From the magazine the highly heated metal stock sinks into a. second barrel forming a retort 14 of refractory material opening at the to into the magazine-bar rel 12, and erecte on endLwithin the dame-chamber 15 of a furnace 15. The flame-chamber has at itslower portion a series of burners 16 spaced evenly around the furnace andl all connected by pipes 17 to a main 18 for supplying a fuel mixture, Whichis usually compressed air and gas; the supply being controlled in any suitable way, as by a valve 19.

lrVhile the stock, owing to the great absorbing surfacesof the lumps and scraps, absorbs much heat in descending through the ma ga'- zine, still it is not yet brought tomelting heat, where evaporation or oxidation would take place, because nothing but the products ofcombustion enter the flue or oven 13. The

I,heat inthe flame-chamber 15 is necessarily high, and has a corresponding efectupon the descending .stock that reaches the retort, so that said stock is softened by the heat and rendered plastic, and the pieces of metal tend to amalgamate, as indicated at 32. and'to consolidateinto a softened but still solid and' dense mass in the lower part of the crucible, thepdensity preventing oxidation. At this time the descending mass becomes liquescent from the great heat to which it is exposed' molten liquid from rising within the Crucible or from'overheating the overlying stock.

AAt no point is the unmelted stock exposed.

to. direct attack of the flames. The stock,

whilestill unrnelted, absorbs almost enough heaty to effect its melting, so that the work ,ofthe apparatus is almost fully accomplished before-the metal reaches the evaporating or oxidizing point, While the entire cost is reduced to a very low point. The only contact of flame with metal is at the surface of the melted metal in the pot, but the duration ofthe contact is short, and vloss from oXidation or evaporation isminimized.

The melted metal flows from the bottom of the ret/ort 14 through outlets 20, of which any required number may be formed by scalloping the bottom edge of the crucible barrel '14, and is collected by a pot 22, u on the floor 21 of which the bottomless cruci le stands, said floor forming a hearth. The pot or collecting basin is 4formed of refractory material and lits within the furnace below the burners, and forms the lower portion of the flamechamber. The basin-Hoor slopes towards the left, where it is formed with a tap-hole 23 leading to a discharge-spout 24, the tap-hole being closed by a removable plug 2'5. At fifteen or twenty minute intervals, or as often as the molten fluid rises nearly to the top of the pot 22, the plug 25 may be removed'and the fluid withdrawn from the pot andthe plug replaced.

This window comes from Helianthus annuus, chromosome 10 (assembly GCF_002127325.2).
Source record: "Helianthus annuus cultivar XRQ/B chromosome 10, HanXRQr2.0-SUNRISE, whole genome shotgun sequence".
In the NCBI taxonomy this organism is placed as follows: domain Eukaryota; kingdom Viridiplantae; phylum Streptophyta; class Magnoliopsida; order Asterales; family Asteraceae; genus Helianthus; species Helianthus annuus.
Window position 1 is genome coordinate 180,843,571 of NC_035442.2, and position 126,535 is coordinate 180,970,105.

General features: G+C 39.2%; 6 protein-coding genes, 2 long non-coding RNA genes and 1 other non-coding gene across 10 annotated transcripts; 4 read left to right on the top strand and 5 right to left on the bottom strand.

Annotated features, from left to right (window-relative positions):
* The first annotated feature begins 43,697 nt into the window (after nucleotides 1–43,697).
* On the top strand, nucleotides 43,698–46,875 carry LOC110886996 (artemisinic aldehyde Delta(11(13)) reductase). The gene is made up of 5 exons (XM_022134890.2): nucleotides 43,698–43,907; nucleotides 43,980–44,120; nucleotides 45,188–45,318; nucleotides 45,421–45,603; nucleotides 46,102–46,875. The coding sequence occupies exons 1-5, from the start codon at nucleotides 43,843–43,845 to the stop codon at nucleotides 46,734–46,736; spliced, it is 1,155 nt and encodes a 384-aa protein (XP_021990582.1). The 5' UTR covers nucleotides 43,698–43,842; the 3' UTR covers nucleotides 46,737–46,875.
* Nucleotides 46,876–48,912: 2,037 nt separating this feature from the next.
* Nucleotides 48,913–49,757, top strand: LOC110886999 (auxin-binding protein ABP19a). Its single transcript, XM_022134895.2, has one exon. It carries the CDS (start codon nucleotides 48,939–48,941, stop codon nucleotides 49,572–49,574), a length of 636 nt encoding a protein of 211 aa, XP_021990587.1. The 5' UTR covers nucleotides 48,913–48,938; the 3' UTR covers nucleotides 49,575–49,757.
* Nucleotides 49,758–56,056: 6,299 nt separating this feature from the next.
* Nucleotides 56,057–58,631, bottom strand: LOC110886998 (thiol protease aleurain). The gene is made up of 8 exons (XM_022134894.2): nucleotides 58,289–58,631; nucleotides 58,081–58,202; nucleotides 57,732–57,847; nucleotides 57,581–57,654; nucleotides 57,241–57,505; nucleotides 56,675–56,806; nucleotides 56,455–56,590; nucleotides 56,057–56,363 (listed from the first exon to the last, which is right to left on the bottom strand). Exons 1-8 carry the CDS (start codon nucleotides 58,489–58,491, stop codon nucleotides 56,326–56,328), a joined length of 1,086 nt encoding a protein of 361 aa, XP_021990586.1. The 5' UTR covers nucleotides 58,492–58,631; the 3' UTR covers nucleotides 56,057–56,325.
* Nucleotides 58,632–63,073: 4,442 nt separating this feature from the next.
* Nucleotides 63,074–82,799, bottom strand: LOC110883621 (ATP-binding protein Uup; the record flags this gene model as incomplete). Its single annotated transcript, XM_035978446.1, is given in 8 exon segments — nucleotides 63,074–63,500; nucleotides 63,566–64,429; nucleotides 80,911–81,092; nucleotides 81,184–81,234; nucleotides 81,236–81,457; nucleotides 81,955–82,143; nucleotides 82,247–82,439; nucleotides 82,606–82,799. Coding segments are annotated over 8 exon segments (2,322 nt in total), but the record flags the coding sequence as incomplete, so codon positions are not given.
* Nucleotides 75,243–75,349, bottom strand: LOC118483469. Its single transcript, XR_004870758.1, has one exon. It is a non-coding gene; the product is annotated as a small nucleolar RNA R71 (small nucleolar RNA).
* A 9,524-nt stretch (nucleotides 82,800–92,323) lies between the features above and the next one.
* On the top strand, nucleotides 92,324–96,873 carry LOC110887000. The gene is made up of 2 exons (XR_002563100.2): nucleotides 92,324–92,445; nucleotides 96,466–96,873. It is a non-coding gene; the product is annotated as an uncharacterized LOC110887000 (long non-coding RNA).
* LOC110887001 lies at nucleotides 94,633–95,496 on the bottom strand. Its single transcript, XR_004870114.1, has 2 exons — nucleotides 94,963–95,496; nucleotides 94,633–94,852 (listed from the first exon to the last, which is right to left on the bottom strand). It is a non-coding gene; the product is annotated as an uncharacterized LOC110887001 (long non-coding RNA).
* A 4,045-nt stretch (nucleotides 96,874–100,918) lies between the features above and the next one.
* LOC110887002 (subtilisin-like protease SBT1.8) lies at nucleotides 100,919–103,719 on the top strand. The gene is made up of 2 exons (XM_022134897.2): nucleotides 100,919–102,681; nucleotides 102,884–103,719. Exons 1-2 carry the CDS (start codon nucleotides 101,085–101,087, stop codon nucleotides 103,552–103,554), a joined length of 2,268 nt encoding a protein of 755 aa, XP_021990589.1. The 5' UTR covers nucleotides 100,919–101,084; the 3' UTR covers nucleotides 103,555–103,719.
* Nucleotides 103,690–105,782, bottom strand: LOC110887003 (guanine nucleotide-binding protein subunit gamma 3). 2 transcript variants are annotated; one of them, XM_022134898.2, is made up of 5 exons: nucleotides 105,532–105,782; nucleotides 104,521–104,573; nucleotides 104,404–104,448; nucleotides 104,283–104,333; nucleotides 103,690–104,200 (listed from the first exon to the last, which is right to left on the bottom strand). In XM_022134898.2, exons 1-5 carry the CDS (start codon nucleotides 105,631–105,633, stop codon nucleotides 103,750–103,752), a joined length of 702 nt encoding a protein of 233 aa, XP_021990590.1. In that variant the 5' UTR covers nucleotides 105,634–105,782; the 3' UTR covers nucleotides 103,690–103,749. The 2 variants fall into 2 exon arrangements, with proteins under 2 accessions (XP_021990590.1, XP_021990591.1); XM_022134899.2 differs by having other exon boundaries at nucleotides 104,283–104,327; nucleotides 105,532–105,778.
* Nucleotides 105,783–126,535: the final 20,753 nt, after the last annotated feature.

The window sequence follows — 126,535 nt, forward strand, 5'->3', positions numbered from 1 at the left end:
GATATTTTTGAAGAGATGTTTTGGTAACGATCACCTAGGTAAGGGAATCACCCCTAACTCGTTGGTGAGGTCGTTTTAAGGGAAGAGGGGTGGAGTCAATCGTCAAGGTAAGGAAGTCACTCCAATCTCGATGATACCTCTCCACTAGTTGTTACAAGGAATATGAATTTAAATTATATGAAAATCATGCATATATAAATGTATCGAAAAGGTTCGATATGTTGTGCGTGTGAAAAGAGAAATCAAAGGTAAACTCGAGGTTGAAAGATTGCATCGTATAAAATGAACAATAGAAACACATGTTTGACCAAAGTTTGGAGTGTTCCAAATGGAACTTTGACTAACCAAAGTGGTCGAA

-The flames from the burners raise the metal at vthe lower part of the retort to the melting point, and maintain at that point the metal which flows into the pot 22. At the same time a great part of the heat from the flames is conserved by permitting the partly cooled products of combustion to escape upwardly through an annular or restricted passage or vent 26, formed in the to'p of the dame-chamber, into theovcn 13, and much of the heat is diameter of the pre-heating barrel 12 therein,l

stock as it sinks through said barrel. l

'In the top of the oven .may be formed an uptake or passage 27 around thene'clr of the barrel 12, this passage being constricted so as torender it practicable to confine the highly heated' gas within the flame-chamber for meltingpurposes. The barrel may be p'rovided with a cap or fiange 28 having outlets 29 through which the hot gases may continue 'sothat much heat is absorbed by the metal up into an' annular conical chamber 3() sur- 'rounding the funnel 11, thereby initially heating the pieces of metal in said funnel; the relatively cooled products of combustion wasting through vents 3l in the top of said The furnace may have a heavy lining of refractory material, including a base-piece provided with a rim 33, in which iits the pot 22, and also including a cylindrical body-portion 34 resting on-said rim 33. and further including a cap 35, which may be of the same diarn eter as the body 34 and the bottom 33, and having the aforesaid small central passage or opening 26 around the retort. This refractory material maybe jacketed with non-conducting material 36, which may be enclosed in a metal case 37 having a sheet-metal boitom 38. The flue or oven 13 may have a tubular refractory lining 39 resting upon the cap 35, whereby escape of gases is prevented; and at its top the oven may have a cap 40 resting upon the lining 39, said cap having the constricted central opening 27 around the neck of the barrel 12. This refractory cylinder 39 may have a jacket 41 of non-conducting ma-A terial, which may be enclosed ina tubular sheet-metal sheath 42. The flange 28 may rest upon the cap 40; A non-conducting conical lining 43 may surround the chamber i', or passage 30,- and may be supported by a sheet-metal cone 44 secured upon the top of the .cap 40. At its top the funnel 11 may be provided with a. broad brim 45 having at` its outer edge a flange 46 setting down over the brim of the cone 44 to prevent scraps of metal from finding their Way into the iiues, but permitting the removal of the funnel, Whose lower end fits down into the top of the barrel 12. It will be noticed that the escape of the products of combustion is prevented at all points except through the vents 31, through which the gas escapes after a substantial portion of its heat has been absorbed by the metaly bodies. The lower part of the upper. barrel 12 sets down into the retort 14 sufficiently to prevent gas from escaping from the iue 13 into the barrel. l